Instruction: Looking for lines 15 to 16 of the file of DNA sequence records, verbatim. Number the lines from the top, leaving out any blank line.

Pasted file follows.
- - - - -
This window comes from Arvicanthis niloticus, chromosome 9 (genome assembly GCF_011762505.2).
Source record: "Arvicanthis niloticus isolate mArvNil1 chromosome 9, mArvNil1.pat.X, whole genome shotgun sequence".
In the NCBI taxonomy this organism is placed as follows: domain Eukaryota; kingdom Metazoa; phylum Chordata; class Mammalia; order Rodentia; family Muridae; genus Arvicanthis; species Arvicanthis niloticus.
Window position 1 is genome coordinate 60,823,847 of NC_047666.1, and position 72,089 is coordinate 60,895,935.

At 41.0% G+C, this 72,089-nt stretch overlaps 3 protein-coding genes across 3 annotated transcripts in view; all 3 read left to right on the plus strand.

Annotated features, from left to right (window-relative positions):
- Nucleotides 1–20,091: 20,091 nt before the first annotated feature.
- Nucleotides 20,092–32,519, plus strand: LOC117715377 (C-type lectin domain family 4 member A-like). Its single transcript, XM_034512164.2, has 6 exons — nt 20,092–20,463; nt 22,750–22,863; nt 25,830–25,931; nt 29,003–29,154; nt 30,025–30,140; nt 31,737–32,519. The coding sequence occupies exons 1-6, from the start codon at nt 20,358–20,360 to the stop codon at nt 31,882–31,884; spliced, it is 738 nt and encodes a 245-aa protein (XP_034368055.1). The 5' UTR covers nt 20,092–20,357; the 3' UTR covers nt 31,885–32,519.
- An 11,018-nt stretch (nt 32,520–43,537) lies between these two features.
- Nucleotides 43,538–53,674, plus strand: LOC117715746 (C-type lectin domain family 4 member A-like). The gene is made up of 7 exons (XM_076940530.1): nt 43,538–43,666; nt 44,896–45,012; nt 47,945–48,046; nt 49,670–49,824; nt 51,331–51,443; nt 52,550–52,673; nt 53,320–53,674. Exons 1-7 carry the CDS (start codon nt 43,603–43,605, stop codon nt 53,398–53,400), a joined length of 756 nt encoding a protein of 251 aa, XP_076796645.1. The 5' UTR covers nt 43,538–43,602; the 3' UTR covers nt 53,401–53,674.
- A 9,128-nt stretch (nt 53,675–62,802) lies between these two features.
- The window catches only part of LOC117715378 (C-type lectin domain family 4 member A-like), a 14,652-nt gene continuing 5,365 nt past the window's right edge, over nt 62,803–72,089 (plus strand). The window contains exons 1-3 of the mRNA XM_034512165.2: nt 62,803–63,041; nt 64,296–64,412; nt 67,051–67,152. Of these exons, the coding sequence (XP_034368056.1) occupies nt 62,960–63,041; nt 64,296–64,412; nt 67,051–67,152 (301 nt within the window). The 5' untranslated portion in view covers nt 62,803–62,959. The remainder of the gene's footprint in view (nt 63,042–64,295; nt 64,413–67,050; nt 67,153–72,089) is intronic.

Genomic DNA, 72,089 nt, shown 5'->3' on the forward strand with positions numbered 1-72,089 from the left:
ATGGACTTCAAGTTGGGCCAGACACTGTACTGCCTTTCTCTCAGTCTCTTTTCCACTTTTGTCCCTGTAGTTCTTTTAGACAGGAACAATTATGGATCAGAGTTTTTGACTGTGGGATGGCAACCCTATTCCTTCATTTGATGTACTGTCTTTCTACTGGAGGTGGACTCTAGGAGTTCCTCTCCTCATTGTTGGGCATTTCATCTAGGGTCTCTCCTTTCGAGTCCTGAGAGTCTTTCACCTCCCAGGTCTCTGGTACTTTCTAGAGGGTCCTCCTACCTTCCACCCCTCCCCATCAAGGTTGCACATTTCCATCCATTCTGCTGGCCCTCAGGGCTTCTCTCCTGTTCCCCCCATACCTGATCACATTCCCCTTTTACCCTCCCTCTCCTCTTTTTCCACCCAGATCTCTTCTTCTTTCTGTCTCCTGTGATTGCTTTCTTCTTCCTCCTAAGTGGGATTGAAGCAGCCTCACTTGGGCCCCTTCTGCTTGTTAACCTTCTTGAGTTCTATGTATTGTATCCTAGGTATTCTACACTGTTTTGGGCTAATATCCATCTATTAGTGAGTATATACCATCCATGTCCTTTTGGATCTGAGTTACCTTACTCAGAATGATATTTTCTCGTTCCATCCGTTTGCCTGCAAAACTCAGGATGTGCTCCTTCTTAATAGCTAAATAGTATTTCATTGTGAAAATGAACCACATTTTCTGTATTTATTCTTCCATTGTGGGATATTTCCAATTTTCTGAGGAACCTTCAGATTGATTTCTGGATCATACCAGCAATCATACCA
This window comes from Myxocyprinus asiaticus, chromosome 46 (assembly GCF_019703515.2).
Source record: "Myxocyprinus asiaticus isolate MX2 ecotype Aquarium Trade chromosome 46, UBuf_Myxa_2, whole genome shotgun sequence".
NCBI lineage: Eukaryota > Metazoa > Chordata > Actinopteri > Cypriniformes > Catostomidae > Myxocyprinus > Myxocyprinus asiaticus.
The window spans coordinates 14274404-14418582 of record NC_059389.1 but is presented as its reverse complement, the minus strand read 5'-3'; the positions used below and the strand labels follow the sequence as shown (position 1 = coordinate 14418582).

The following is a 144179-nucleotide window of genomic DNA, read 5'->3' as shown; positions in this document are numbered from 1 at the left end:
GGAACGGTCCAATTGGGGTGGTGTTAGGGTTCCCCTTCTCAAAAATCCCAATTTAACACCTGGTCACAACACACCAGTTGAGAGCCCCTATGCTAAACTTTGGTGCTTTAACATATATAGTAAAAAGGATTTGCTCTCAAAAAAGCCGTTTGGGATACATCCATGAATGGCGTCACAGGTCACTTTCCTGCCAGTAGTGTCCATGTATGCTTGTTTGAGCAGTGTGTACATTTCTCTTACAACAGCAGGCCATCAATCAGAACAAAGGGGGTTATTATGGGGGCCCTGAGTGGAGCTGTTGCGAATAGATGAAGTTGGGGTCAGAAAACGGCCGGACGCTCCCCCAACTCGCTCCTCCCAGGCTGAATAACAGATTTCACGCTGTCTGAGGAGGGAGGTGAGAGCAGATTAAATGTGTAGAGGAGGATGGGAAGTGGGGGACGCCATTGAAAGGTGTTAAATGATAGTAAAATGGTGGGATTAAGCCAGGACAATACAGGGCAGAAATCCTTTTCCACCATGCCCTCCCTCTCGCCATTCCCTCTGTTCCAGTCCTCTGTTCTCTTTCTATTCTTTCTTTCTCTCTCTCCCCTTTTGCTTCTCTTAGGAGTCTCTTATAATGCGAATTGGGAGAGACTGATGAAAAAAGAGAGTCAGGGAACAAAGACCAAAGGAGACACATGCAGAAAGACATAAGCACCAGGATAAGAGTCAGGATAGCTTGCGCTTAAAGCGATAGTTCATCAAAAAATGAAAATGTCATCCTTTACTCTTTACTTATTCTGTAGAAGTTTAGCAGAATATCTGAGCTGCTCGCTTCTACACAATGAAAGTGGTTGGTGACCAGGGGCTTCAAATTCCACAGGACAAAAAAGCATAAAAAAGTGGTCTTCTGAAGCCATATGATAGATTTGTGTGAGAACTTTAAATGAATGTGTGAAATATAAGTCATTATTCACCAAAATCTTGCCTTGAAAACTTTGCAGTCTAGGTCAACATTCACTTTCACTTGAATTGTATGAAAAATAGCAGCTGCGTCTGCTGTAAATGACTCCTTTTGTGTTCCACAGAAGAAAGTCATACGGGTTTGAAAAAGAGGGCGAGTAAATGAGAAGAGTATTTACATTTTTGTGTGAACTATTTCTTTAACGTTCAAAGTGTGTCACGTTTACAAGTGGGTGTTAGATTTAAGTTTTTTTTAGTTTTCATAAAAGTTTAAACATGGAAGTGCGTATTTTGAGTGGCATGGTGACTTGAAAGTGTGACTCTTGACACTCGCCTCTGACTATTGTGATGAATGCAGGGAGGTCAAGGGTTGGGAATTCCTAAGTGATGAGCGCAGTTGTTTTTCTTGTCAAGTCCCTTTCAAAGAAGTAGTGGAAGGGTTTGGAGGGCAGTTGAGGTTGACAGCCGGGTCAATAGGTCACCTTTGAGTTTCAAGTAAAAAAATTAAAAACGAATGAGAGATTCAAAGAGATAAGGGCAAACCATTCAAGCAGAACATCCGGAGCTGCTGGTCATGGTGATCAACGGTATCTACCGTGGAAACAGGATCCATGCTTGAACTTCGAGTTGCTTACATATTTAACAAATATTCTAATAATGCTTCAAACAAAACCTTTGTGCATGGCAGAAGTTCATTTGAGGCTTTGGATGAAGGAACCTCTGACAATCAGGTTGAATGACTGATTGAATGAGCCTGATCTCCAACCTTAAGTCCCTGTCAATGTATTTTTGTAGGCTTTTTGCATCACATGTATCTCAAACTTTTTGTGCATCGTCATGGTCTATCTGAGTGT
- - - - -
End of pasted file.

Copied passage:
This window comes from Myxocyprinus asiaticus, chromosome 46 (assembly GCF_019703515.2).
Source record: "Myxocyprinus asiaticus isolate MX2 ecotype Aquarium Trade chromosome 46, UBuf_Myxa_2, whole genome shotgun sequence".